Vice-Chancellor, NALSAR University of Law, Hyderabad
Authoritarian governments do not believe in the rights’ discourse. They always talk in terms of larger ‘public interest’ and their jurisprudence is generally ‘duty’-centric. Unfortunately, lately, it seems that even our judges who zealously guard their own rights and independence do not demonstrate similar enthusiasm in protecting citizen’s liberties.
The Supreme Court Bench headed by the Chief Justice of India in a welcome order has said that NIA will not probe the legality of Hadiya’s marriage. It is not for the court to examine whether she made the right choice or not. In fact it is no body’s business, including her father's. In recent past in two other matters, the apex court has taken this position that if an adult has made a choice, it is the end of the matter. The Rajasthan High Court, too, gave a bold quick decision in dismissing a similar petition. As a matter of fact, the apex court should have allowed the husband’s appeal since it has already said that the father cannot challenge an adult daughter's marriage. There is no need for any more hearing and wasting the court’s precious time on a settled legal issue. Only a spouse can get the marriage nullified.
The judgment of the Kerala High Court and the NIA order of the apex court may have helped a particular political party which heaps big dividends on the basis of the so-called bogey of 'love jihad', but it has, of course, wasted hundreds of precious hours of electronic media. The marriage of a person is not a terrorist activity which is to be probed by a specialised investigating agency. The initial regressive and wrong order was passed by the Kerala High Court annulling her marriage in exercise of the writ jurisdiction on Hadiya's father's petition, though in a similar case another Bench of the same high court had passed an opposite order, recognising freedom of choice. Judicial inconsistency has become a problem.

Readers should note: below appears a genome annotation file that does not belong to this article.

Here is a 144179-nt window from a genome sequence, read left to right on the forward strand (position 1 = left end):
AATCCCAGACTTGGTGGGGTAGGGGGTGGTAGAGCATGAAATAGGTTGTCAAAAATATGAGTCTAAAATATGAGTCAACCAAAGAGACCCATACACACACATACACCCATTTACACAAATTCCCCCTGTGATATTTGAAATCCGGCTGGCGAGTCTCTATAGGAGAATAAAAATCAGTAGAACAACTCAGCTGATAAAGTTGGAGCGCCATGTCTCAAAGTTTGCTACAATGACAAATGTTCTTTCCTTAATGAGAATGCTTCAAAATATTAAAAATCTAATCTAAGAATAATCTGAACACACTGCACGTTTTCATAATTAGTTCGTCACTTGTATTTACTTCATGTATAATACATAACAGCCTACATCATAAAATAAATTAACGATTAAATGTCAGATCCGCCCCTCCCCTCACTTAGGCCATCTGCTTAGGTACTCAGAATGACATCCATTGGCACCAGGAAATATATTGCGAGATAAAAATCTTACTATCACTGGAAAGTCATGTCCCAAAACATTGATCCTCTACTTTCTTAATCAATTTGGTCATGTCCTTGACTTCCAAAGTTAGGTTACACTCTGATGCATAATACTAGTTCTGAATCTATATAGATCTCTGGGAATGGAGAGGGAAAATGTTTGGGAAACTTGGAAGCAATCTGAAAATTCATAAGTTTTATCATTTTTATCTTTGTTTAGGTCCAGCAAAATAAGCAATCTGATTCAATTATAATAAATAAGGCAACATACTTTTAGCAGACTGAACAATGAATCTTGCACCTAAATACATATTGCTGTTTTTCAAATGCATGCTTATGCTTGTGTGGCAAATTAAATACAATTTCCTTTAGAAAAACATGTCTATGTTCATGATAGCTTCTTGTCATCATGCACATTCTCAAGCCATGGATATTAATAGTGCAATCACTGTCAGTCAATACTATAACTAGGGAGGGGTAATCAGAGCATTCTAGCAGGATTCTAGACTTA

The Supreme Court’s order of the NIA probe was equally disappointing and it is good that the court has now modified that order. This latest relief for Hadiya has come after the interim order of November 27, 2017, under which she was released from her father's custody and sent back to her college. The reluctance to hear her and the kinds of questions raised during the hearing were plainly troubling. Similarly, on her request to make her husband as guardian, there was strong reaction from the Bench which said that a “wife is not a chattel.” Are we going to lay down this rule that no husband will be the wife's guardian? If yes, it will really be a progressive step.
The Kerala High Court judgment was also against gender as the high court gave her custody to her father after passing some highly derogatory remarks against her as to her independent agency and so-called ‘vulnerability’. Under the high court’s order, poor Hadiya was living almost like a hostage in her father's house till her release in November, 2017. There were reasons to believe that her liberties were seriously curtailed by her father.